The Foods of Yakima Valley

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by Allen Cox / Photo ©  Yakima Valley Tourism

It’s undeniable. The Northwest is a leader among leaders when it comes to passion for great food. Call it “farm-to table,” “field-to-fork” or just plain fresh foods elevated by those who place it on a culinary pedestal, local Northwest foods have gained our—and the nation’s—attention. One of the most richly productive sources of local ingredients is Washington’s Yakima Valley, an area just east of the Cascade Range that’s barely more than a 2-hour drive from Seattle and 3 hours from Portland. What puts Yakima Valley on the culinary map? Extremely fertile soil, an extensive irrigation system, 290 days of sunshine a year, only 8 inches of annual rainfall and the greatest variety of fresh produce in the Northwest.

Yakima Valley has evolved into one of the most “agripolitan” regions of the Northwest—as the term implies, a hybrid of agricultural and metropolitan cultures—making it a joy to visit for both serious foodies and the merely curious.

When you visit, you have an array of ways to approach the Yakima Valley food scene. A stop that’s fun for the family is Washington Fruit Place at Barrett Orchards. Here, you’ll find not only a representative sampling of Yakima Valley fruit, from cherries and apricots to apples and peaches, but but also gifts and gourmet foods.

One of the best ways to see what’s popping up from the fields is to plan a farm visit itinerary. You can work alongside a farmer, pick your own fruit and produce, pet the farm animals or attend one of many local farm festivals. An excellent online resource will get you started planning your farm activities and itinerary. Go to visitfarmfreshfun.com to learn when specific crops are harvested, which farms welcome visitors, where to go for u-pick, and where and when to find farmers markets and farm festivals. Depending on the variety of produce, the harvest season runs from April into November. Once you arrive in Yakima, it’s a good idea to begin your itinerary at the Yakima Valley Visitor Information Center at 101 North Fair Avenue, Yakima.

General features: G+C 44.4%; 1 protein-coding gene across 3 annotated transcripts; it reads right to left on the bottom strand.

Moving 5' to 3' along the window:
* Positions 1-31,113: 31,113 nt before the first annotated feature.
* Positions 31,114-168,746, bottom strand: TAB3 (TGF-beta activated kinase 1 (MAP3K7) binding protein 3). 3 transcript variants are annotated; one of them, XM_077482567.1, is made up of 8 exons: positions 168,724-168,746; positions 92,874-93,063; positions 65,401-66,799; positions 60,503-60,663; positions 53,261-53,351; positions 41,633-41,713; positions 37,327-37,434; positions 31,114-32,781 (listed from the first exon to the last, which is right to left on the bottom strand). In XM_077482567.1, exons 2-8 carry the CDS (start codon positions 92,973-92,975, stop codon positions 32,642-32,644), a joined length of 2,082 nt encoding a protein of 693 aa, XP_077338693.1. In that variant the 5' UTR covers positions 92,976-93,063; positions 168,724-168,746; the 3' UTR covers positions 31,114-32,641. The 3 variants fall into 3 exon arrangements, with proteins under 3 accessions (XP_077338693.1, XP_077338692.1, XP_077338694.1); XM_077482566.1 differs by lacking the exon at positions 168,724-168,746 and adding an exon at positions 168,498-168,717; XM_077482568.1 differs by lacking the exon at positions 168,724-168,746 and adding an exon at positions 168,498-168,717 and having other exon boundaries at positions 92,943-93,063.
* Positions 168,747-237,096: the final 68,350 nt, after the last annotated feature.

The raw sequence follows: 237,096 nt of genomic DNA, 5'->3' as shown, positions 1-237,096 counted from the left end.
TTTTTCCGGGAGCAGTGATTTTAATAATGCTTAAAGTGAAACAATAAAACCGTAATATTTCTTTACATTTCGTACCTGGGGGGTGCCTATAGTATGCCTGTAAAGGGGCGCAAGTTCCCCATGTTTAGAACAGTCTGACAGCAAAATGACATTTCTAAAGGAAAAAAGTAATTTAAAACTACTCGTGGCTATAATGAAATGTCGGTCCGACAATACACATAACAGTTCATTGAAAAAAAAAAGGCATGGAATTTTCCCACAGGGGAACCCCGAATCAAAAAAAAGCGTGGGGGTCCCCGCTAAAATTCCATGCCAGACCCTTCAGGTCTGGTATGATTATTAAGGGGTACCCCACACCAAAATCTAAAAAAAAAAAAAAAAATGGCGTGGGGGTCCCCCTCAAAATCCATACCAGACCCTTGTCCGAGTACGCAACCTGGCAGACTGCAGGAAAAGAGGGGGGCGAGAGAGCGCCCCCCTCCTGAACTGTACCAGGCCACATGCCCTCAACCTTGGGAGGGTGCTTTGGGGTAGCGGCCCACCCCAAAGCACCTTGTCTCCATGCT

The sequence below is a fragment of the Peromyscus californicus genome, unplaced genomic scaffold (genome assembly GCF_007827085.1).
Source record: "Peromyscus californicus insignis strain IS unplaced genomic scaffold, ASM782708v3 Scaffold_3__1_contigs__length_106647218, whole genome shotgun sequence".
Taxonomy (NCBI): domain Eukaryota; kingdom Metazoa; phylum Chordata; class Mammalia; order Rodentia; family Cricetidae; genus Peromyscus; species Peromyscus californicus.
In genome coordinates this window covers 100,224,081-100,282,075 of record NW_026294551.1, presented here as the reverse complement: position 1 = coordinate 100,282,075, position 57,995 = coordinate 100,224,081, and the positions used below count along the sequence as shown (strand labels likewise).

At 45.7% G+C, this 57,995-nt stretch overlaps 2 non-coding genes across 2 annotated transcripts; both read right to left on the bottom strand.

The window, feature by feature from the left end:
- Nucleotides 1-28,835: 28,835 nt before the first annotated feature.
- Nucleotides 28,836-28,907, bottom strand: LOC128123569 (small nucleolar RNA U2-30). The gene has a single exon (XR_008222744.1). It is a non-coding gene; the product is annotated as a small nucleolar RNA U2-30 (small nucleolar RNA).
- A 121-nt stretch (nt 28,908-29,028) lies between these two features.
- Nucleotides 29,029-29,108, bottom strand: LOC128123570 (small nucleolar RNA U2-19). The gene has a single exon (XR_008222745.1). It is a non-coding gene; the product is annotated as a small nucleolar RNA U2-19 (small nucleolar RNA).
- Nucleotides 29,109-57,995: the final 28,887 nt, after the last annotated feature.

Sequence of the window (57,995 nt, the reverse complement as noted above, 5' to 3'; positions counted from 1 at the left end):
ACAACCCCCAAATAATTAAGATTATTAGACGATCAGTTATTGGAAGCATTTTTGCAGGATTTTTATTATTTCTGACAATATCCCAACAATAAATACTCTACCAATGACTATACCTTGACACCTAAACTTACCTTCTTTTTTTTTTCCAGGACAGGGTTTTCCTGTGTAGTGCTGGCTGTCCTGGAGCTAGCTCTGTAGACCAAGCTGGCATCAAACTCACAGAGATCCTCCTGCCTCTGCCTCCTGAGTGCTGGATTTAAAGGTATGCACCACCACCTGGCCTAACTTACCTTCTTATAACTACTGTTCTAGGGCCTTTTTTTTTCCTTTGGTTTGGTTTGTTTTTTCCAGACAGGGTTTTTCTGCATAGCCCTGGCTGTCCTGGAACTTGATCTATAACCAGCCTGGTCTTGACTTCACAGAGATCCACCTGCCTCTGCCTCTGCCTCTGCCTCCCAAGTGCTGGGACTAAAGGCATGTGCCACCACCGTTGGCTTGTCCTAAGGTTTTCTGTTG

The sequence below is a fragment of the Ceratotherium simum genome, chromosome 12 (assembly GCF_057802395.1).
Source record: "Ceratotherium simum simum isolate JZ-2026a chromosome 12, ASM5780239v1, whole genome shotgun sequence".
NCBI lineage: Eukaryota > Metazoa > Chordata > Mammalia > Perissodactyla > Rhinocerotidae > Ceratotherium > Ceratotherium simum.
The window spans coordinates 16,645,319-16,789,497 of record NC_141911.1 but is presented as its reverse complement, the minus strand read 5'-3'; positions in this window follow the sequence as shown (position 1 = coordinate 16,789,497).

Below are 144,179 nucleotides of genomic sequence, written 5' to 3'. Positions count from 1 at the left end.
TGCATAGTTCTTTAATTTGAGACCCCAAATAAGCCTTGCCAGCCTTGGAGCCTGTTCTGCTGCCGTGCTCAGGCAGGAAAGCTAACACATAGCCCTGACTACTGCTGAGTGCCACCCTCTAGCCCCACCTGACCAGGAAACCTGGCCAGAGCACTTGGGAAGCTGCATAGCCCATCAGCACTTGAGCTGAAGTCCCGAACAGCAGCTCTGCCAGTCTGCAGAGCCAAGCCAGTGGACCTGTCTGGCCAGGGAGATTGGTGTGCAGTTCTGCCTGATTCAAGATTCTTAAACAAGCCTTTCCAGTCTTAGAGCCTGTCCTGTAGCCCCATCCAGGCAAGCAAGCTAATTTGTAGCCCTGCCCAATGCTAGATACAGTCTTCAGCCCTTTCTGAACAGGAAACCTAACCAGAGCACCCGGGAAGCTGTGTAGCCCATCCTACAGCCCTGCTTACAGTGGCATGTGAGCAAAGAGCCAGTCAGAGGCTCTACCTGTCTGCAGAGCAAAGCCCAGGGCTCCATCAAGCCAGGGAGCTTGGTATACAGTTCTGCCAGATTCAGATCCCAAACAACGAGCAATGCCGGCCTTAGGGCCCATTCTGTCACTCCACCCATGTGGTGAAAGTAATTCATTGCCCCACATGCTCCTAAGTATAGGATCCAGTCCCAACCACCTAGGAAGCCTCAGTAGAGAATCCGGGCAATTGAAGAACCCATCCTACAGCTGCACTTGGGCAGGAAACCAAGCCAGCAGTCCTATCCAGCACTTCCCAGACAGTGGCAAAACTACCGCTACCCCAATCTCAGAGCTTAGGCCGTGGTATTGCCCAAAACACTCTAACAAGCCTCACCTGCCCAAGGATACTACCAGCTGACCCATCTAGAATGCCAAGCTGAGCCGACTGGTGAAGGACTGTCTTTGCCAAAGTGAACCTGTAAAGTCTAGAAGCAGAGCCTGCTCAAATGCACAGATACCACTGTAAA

“Yakima Made” (yakimavalleymade.com) is a trail-blazing program designed to connect locals and visitors with farmers and artisans of the Yakima Valley. The Yakima Made food growers and producers welcome people stopping by to learn where our food comes from and to sample the fruits of their labor. Producers include Tree Top, Chukar Cherries, Liberty Bottleworks, Mick’s Pepper Jelly, Copper Pot Caramels, Apres Vin and others.

All that fresh-off-the-farm food isn’t just shipped out of the valley. Much of it makes its way to the kitchens of Yakima’s growing community of chefs. Downtown, you’ll find excellent fare at 5North (fivenorth.net), showcasing locally grown produce, meats and other ingredients artfully combined into satisfying dishes. In the modern atmosphere of Cowiche Canyon Kitchen + Icehouse (cowichecanyon.com), you’ll dine on elevated comfort food, again, crafted with the best local bounty. Or foray into the Yakima Valley countryside for the dining experience at Birchfield Manor (birchfieldmanor.com), where you’ll enjoy sophisticated local fare created by second-generation chef Brad Massett.

No foodie excursion to Yakima is complete without making an appearance at a brewery, distillery and winery. Of course, in this viticultural valley of more than 80 wineries, finding a bad wine is a challenge. You can customize your own wine tour with the online mapping tool at yakimavalleywinecountry.com/yakima-wine-maps.asp. When it comes to beer, understand that you are in one of the world’s most prolific hop-growing regions, so why not visit a craft brewery that grows their own hops. Sample the brews at Bale Breaker Brewing Company (www.balebreaker.com), located in the middle of hop fields run by fourth-generation hops farmers. For a spirited expression of the valley’s prolific fruit harvest, visit none other than Glacier Basin Distillery (glacierbasin.com) and sample their trio of hand-crafted brandies: Kirschwasser cherry, apple and grappa. Or go online and learn how to follow Yakima Valley’s own Spirits and Hops Trail at spiritsandhopstrail.com.

The best way to nosh your way through the Yakima Valley is over the course of a few days. There’s plenty of lodging; good choices include Birchfield Manor (birchfieldmanor.com), Hilton Garden Inn – Downtown Yakima (hiltongardeninn3.hilton.com) and Rosedell Bed & Breakfast (rosedellbb.com).

A great resource for planning your trip to Yakima Valley is Yakima Valley Tourism’s website: visityakima.com.